Guvna B, a double MOBO Award winning rapper and author from East London, was recently interviewed at the Everything Conference, the focus of which is how Christians can renew culture. Guvna B has faced challenges and disadvantages in life but has nevertheless achieved some remarkable things. How has God has used these weaknesses or the disadvantages in his life to more effectively serve Him?
Here are some extracts from the interview as Guvna B reflects:
“Well, I grew up on a council estate in East London and a big disadvantage would be the lack of opportunity…
I actually started out rapping about girls, guns, drugs, and I realised that I didn’t do drugs, didn’t have a gun, didn’t get any girls…
I’d say the only thing more exhausting than standing out and being true to yourself is waking up every day and having to put on a mask and pretend that you’re someone that deep down you know that’s not you…”
His talk about being true to yourself and God, despite the pressures of growing up in a tough area is really inspiring and honest. If you would like to read more of Guvna B’s reflection visit:
CURBS is a small Christian charity set up in 1996 in response to the need for resources and training for church-linked children’s workers in inner cities and on outer urban estates.
Like many charities we have been hit financially by COVID and they’re currently £8000 short to keep going this year. Because of this they have lauched a 100@5 campaign. They’re asking 100 members of our community to commit to giving just £5 a month to keep CURBS going. Can you help?
CURBS would like to say a huge THANK YOU to everyone who has already supported them in their 100@5 campaign. They are currently at 55 regular givers on their way to the target of 100, and your support so far has kept CURBS going through this very difficult time and will continue to do so up till Christmas so thank you!
They’re not out the woods quite yet and would so love to reach the target of 100 regular givers giving £5 a month. Just 45 more peoplesupporting CURBS in this way would make CURBS much more sustainable and pay for their development worker’s wage to the end of the financial year.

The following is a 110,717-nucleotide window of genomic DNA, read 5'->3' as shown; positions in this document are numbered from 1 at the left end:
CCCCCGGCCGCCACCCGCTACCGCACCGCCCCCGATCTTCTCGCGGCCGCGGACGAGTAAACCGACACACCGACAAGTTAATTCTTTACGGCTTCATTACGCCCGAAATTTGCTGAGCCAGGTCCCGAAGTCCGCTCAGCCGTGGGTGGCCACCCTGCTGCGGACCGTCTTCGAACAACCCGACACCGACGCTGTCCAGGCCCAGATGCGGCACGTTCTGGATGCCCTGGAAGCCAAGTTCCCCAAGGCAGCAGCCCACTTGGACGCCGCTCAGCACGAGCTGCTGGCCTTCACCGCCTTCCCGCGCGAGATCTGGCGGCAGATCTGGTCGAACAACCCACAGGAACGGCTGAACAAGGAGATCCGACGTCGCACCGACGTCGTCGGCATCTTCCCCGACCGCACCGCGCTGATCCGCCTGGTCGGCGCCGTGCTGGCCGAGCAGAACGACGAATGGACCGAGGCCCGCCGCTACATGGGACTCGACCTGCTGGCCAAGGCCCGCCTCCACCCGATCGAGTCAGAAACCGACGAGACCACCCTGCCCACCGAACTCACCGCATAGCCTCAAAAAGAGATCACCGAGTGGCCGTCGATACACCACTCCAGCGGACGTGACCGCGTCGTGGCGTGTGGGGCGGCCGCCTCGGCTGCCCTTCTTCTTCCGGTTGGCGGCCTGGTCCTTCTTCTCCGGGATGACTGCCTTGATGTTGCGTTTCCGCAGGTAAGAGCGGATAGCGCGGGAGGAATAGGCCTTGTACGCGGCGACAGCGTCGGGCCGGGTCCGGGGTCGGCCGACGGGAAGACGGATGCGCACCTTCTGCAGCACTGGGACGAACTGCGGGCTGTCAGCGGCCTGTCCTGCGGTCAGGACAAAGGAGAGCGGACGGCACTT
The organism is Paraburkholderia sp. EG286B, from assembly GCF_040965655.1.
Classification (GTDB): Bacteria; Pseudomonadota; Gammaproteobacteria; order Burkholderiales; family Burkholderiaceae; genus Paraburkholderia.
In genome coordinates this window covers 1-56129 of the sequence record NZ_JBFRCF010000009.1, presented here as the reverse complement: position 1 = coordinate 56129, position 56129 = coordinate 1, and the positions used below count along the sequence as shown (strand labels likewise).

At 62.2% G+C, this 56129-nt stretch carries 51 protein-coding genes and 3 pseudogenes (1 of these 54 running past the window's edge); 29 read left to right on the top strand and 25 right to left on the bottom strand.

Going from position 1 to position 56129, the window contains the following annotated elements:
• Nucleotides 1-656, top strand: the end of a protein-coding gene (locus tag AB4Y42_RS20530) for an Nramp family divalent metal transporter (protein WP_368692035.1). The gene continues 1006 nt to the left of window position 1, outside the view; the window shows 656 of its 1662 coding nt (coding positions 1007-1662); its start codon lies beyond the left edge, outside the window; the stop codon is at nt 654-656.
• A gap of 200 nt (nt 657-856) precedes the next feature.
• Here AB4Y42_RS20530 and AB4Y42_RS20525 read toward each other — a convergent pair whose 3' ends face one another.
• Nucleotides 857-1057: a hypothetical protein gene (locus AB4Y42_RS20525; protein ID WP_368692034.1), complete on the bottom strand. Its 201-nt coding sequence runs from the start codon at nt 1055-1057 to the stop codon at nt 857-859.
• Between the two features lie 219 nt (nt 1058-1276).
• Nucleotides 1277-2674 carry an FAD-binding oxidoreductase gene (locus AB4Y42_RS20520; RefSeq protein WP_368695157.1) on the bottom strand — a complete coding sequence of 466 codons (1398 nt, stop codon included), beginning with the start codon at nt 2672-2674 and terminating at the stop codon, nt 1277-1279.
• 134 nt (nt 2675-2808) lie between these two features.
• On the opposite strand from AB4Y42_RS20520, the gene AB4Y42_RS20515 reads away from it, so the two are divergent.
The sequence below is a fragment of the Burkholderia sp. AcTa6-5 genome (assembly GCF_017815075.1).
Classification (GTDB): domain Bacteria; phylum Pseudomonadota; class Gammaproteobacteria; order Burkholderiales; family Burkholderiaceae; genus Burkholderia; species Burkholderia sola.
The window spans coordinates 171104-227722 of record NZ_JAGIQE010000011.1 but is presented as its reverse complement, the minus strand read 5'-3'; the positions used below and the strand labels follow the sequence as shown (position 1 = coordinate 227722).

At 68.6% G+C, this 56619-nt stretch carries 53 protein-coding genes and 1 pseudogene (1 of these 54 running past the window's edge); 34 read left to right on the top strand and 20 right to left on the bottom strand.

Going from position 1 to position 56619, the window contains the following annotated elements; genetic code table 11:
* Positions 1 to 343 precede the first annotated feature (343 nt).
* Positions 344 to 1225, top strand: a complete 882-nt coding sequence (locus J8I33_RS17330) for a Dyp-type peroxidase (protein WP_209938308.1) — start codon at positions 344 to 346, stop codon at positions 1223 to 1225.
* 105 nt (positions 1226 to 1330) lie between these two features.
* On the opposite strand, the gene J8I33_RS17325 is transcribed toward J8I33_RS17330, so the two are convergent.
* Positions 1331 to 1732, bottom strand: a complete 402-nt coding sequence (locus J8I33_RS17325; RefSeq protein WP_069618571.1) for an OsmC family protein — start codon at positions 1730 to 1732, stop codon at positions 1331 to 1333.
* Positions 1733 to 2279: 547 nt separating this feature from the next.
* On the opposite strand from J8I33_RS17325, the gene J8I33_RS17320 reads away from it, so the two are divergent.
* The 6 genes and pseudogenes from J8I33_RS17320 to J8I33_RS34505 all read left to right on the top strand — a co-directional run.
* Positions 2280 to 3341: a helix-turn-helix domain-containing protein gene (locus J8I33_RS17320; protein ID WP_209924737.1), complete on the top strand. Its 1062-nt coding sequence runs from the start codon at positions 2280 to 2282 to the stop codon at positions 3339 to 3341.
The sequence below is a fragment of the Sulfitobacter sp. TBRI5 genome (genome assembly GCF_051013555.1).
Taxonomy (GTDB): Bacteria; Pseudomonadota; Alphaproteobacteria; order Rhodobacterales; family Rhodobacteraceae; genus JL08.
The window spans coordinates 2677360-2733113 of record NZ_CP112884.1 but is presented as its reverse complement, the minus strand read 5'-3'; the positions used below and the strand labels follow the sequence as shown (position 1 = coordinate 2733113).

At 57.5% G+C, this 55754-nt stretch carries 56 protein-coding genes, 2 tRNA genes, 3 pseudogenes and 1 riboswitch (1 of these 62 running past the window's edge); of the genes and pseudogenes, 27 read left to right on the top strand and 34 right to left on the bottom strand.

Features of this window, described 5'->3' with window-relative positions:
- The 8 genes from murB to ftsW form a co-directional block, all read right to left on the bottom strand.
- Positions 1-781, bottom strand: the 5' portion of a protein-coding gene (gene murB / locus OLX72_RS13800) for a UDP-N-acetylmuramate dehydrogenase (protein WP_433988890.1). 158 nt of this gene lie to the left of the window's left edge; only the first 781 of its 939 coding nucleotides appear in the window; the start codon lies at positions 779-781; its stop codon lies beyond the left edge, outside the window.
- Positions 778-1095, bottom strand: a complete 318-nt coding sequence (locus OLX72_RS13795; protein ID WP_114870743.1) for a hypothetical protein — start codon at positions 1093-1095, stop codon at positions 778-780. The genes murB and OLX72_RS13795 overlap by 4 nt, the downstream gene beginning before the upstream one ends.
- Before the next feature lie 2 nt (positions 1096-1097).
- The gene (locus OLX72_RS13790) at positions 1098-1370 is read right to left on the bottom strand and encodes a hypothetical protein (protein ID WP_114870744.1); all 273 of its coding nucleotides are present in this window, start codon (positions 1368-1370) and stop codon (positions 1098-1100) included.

So if you meant to set up regular giving but never quite got round to it, or if you know someone who would be interested in supporting them please visit the website
Despite lockdown, tiers and restrictions, the HUBS continue to be busy around the UK, working out different ways of how to connect with children and families during this difficult time. From days of prayer for children, to delivering packs through doors, to patiently meeting up again slowly but surely, they’ve been inspired to hear what people are doing. You can read Stories from Lockdown here.
CURBS continues to be an important voice in the conversations happening around how churches are reaching in to estates. It is wonderful to see this topic being more widely talked about and we look forward to seeing where God is taking us.
We thank you for your continued support of CURBS and you’ll hear more about this from us soon!
CURBS resource material is made up of a number of packs called CURBStone Kits.
These are primarily issue-based and start in the child’s own world, not where we think they ought to be! The aim is to help children make meaningful links between their world and God’s story. Each kit draws on biblical material related to the theme, sometimes used explicitly, sometimes implicitly.
We recognise that many children will be non-readers. In the light of this CURBS explore other approaches to learning, touching the child’s spirituality through imagination and creativity, the use of visual and aural approaches, and above all through opportunities to build quality relationships with each child. However, CURBS believe that even the best resource is no substitute for relationship.
If you would like to download the free resource exploring the “I am” sayings of Jesus please click here.
Are you looking for inspiration for children’s sermons or an all-age service? Pastor John Stevens from Zion Lutheran Church, Oregon has some great ideas on hos blog Dollar Store Children Sermons .
Each week Pastor John shares a video clip of his ideas around the Sunday readings. Sometimes he has a fully developed story which can simply be reused. On other days he is offering lots of different suggestions as a springboard for you to go away with and come up with your own idea.
Each dollar sermon comes with suggestions for props you might use with children and a main ‘Take Away’ for the message.
Pastor John is warm, enthusiastic and fun! The ideas he shares can be used in your own home if you have a young family or for you to film yourself for a virtual service or reflection. They can be adapted to fit a range of situations and contexts, even a global pandemic.